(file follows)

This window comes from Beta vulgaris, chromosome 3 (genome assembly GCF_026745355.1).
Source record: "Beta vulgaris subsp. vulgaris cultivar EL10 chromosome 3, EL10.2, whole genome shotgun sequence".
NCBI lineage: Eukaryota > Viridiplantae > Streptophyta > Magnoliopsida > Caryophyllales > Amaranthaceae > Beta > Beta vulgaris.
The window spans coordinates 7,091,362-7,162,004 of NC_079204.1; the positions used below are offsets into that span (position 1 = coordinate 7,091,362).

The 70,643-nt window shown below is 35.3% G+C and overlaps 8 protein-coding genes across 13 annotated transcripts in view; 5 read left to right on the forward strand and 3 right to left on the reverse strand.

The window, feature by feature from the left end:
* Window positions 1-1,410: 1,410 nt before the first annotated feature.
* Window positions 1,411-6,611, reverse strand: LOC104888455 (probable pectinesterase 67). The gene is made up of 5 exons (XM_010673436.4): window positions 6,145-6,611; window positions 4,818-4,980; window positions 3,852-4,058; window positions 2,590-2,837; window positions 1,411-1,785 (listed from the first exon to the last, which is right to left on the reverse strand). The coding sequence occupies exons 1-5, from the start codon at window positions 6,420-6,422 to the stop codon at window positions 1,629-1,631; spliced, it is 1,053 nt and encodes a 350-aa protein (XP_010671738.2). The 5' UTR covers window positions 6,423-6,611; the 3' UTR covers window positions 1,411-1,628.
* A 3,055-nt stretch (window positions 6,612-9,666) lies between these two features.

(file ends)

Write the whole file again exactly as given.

This window comes from Beta vulgaris, chromosome 3 (genome assembly GCF_026745355.1).
Source record: "Beta vulgaris subsp. vulgaris cultivar EL10 chromosome 3, EL10.2, whole genome shotgun sequence".
NCBI lineage: Eukaryota > Viridiplantae > Streptophyta > Magnoliopsida > Caryophyllales > Amaranthaceae > Beta > Beta vulgaris.
The window spans coordinates 7,091,362-7,162,004 of NC_079204.1; the positions used below are offsets into that span (position 1 = coordinate 7,091,362).

The 70,643-nt window shown below is 35.3% G+C and overlaps 8 protein-coding genes across 13 annotated transcripts in view; 5 read left to right on the forward strand and 3 right to left on the reverse strand.

The window, feature by feature from the left end:
* Window positions 1-1,410: 1,410 nt before the first annotated feature.
* Window positions 1,411-6,611, reverse strand: LOC104888455 (probable pectinesterase 67). The gene is made up of 5 exons (XM_010673436.4): window positions 6,145-6,611; window positions 4,818-4,980; window positions 3,852-4,058; window positions 2,590-2,837; window positions 1,411-1,785 (listed from the first exon to the last, which is right to left on the reverse strand). The coding sequence occupies exons 1-5, from the start codon at window positions 6,420-6,422 to the stop codon at window positions 1,629-1,631; spliced, it is 1,053 nt and encodes a 350-aa protein (XP_010671738.2). The 5' UTR covers window positions 6,423-6,611; the 3' UTR covers window positions 1,411-1,628.
* A 3,055-nt stretch (window positions 6,612-9,666) lies between these two features.